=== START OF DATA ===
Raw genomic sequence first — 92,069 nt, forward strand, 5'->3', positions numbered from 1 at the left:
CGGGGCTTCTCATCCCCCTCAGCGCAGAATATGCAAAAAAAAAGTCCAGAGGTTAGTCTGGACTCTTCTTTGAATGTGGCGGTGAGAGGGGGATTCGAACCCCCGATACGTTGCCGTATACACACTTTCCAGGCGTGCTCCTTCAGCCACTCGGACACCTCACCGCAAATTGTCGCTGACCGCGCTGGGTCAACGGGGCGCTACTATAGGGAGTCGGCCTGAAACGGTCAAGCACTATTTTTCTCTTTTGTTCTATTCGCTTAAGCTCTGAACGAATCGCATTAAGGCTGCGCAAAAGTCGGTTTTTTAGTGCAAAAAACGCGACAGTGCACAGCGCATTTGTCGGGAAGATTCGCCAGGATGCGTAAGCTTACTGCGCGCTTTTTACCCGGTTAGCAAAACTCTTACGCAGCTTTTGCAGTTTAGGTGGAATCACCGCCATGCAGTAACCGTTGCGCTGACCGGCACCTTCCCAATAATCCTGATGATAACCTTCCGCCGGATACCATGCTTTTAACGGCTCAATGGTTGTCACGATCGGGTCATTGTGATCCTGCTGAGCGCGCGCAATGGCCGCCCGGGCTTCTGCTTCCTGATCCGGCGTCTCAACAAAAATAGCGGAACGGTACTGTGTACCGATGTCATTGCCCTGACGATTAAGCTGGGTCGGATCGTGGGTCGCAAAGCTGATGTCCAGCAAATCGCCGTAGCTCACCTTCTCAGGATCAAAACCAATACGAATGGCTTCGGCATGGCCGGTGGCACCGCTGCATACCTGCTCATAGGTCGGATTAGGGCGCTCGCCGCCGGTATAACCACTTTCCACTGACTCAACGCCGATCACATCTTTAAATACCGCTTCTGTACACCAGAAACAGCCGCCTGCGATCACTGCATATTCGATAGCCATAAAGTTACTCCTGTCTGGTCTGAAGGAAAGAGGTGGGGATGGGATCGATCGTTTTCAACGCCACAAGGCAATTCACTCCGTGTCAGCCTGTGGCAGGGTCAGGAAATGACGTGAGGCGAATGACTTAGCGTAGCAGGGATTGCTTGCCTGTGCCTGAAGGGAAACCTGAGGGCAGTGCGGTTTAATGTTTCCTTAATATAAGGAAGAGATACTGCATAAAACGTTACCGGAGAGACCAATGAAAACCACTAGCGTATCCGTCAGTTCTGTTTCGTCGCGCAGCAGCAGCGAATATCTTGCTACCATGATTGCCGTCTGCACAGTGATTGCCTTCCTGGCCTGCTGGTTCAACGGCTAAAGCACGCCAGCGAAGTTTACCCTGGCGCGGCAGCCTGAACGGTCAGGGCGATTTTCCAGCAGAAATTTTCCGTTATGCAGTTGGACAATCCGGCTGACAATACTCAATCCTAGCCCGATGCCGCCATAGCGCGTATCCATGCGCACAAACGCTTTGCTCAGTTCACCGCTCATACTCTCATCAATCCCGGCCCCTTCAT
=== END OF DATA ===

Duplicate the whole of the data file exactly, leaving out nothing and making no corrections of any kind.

Raw genomic sequence first — 92,069 nt, forward strand, 5'->3', positions numbered from 1 at the left:
CGGGGCTTCTCATCCCCCTCAGCGCAGAATATGCAAAAAAAAAGTCCAGAGGTTAGTCTGGACTCTTCTTTGAATGTGGCGGTGAGAGGGGGATTCGAACCCCCGATACGTTGCCGTATACACACTTTCCAGGCGTGCTCCTTCAGCCACTCGGACACCTCACCGCAAATTGTCGCTGACCGCGCTGGGTCAACGGGGCGCTACTATAGGGAGTCGGCCTGAAACGGTCAAGCACTATTTTTCTCTTTTGTTCTATTCGCTTAAGCTCTGAACGAATCGCATTAAGGCTGCGCAAAAGTCGGTTTTTTAGTGCAAAAAACGCGACAGTGCACAGCGCATTTGTCGGGAAGATTCGCCAGGATGCGTAAGCTTACTGCGCGCTTTTTACCCGGTTAGCAAAACTCTTACGCAGCTTTTGCAGTTTAGGTGGAATCACCGCCATGCAGTAACCGTTGCGCTGACCGGCACCTTCCCAATAATCCTGATGATAACCTTCCGCCGGATACCATGCTTTTAACGGCTCAATGGTTGTCACGATCGGGTCATTGTGATCCTGCTGAGCGCGCGCAATGGCCGCCCGGGCTTCTGCTTCCTGATCCGGCGTCTCAACAAAAATAGCGGAACGGTACTGTGTACCGATGTCATTGCCCTGACGATTAAGCTGGGTCGGATCGTGGGTCGCAAAGCTGATGTCCAGCAAATCGCCGTAGCTCACCTTCTCAGGATCAAAACCAATACGAATGGCTTCGGCATGGCCGGTGGCACCGCTGCATACCTGCTCATAGGTCGGATTAGGGCGCTCGCCGCCGGTATAACCACTTTCCACTGACTCAACGCCGATCACATCTTTAAATACCGCTTCTGTACACCAGAAACAGCCGCCTGCGATCACTGCATATTCGATAGCCATAAAGTTACTCCTGTCTGGTCTGAAGGAAAGAGGTGGGGATGGGATCGATCGTTTTCAACGCCACAAGGCAATTCACTCCGTGTCAGCCTGTGGCAGGGTCAGGAAATGACGTGAGGCGAATGACTTAGCGTAGCAGGGATTGCTTGCCTGTGCCTGAAGGGAAACCTGAGGGCAGTGCGGTTTAATGTTTCCTTAATATAAGGAAGAGATACTGCATAAAACGTTACCGGAGAGACCAATGAAAACCACTAGCGTATCCGTCAGTTCTGTTTCGTCGCGCAGCAGCAGCGAATATCTTGCTACCATGATTGCCGTCTGCACAGTGATTGCCTTCCTGGCCTGCTGGTTCAACGGCTAAAGCACGCCAGCGAAGTTTACCCTGGCGCGGCAGCCTGAACGGTCAGGGCGATTTTCCAGCAGAAATTTTCCGTTATGCAGTTGGACAATCCGGCTGACAATACTCAATCCTAGCCCGATGCCGCCATAGCGCGTATCCATGCGCACAAACGCTTTGCTCAGTTCACCGCTCATACTCTCATCAATCCCGGCCCCTTCAT